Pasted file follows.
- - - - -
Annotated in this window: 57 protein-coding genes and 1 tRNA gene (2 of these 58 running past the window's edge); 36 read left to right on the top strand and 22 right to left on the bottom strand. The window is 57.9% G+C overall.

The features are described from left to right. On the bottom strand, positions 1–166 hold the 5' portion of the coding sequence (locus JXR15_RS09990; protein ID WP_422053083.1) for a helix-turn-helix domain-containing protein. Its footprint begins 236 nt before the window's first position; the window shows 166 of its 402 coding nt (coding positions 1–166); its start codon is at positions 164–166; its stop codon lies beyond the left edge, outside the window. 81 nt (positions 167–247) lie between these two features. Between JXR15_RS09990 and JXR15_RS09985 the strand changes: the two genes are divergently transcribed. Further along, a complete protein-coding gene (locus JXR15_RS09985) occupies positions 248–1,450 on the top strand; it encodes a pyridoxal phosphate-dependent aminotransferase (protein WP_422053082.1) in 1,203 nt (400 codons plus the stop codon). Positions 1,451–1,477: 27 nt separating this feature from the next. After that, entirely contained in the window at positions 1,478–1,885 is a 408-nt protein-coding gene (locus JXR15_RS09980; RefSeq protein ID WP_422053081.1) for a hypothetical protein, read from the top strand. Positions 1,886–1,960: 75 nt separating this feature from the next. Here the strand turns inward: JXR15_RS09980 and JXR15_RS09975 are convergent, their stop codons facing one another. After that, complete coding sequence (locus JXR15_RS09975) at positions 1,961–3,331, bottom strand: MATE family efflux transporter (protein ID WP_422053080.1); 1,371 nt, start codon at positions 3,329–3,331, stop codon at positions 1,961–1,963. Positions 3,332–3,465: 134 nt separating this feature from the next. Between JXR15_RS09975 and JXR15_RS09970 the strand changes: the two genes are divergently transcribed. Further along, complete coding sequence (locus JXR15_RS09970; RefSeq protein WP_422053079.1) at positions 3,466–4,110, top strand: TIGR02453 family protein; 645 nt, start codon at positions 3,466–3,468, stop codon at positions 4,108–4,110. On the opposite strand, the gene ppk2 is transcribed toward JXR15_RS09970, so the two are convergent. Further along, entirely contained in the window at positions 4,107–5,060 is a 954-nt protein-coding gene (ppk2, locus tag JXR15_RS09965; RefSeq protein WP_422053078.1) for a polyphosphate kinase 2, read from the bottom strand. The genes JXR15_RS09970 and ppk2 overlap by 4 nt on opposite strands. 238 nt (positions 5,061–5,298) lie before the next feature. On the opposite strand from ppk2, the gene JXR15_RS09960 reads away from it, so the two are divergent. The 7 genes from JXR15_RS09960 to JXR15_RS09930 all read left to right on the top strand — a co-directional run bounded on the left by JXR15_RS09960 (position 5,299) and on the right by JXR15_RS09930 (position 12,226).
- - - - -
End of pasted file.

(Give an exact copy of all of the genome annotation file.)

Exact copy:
Annotated in this window: 57 protein-coding genes and 1 tRNA gene (2 of these 58 running past the window's edge); 36 read left to right on the top strand and 22 right to left on the bottom strand. The window is 57.9% G+C overall.

The features are described from left to right. On the bottom strand, positions 1–166 hold the 5' portion of the coding sequence (locus JXR15_RS09990; protein ID WP_422053083.1) for a helix-turn-helix domain-containing protein. Its footprint begins 236 nt before the window's first position; the window shows 166 of its 402 coding nt (coding positions 1–166); its start codon is at positions 164–166; its stop codon lies beyond the left edge, outside the window. 81 nt (positions 167–247) lie between these two features. Between JXR15_RS09990 and JXR15_RS09985 the strand changes: the two genes are divergently transcribed. Further along, a complete protein-coding gene (locus JXR15_RS09985) occupies positions 248–1,450 on the top strand; it encodes a pyridoxal phosphate-dependent aminotransferase (protein WP_422053082.1) in 1,203 nt (400 codons plus the stop codon). Positions 1,451–1,477: 27 nt separating this feature from the next. After that, entirely contained in the window at positions 1,478–1,885 is a 408-nt protein-coding gene (locus JXR15_RS09980; RefSeq protein ID WP_422053081.1) for a hypothetical protein, read from the top strand. Positions 1,886–1,960: 75 nt separating this feature from the next. Here the strand turns inward: JXR15_RS09980 and JXR15_RS09975 are convergent, their stop codons facing one another. After that, complete coding sequence (locus JXR15_RS09975) at positions 1,961–3,331, bottom strand: MATE family efflux transporter (protein ID WP_422053080.1); 1,371 nt, start codon at positions 3,329–3,331, stop codon at positions 1,961–1,963. Positions 3,332–3,465: 134 nt separating this feature from the next. Between JXR15_RS09975 and JXR15_RS09970 the strand changes: the two genes are divergently transcribed. Further along, complete coding sequence (locus JXR15_RS09970; RefSeq protein WP_422053079.1) at positions 3,466–4,110, top strand: TIGR02453 family protein; 645 nt, start codon at positions 3,466–3,468, stop codon at positions 4,108–4,110. On the opposite strand, the gene ppk2 is transcribed toward JXR15_RS09970, so the two are convergent. Further along, entirely contained in the window at positions 4,107–5,060 is a 954-nt protein-coding gene (ppk2, locus tag JXR15_RS09965; RefSeq protein WP_422053078.1) for a polyphosphate kinase 2, read from the bottom strand. The genes JXR15_RS09970 and ppk2 overlap by 4 nt on opposite strands. 238 nt (positions 5,061–5,298) lie before the next feature. On the opposite strand from ppk2, the gene JXR15_RS09960 reads away from it, so the two are divergent. The 7 genes from JXR15_RS09960 to JXR15_RS09930 all read left to right on the top strand — a co-directional run bounded on the left by JXR15_RS09960 (position 5,299) and on the right by JXR15_RS09930 (position 12,226).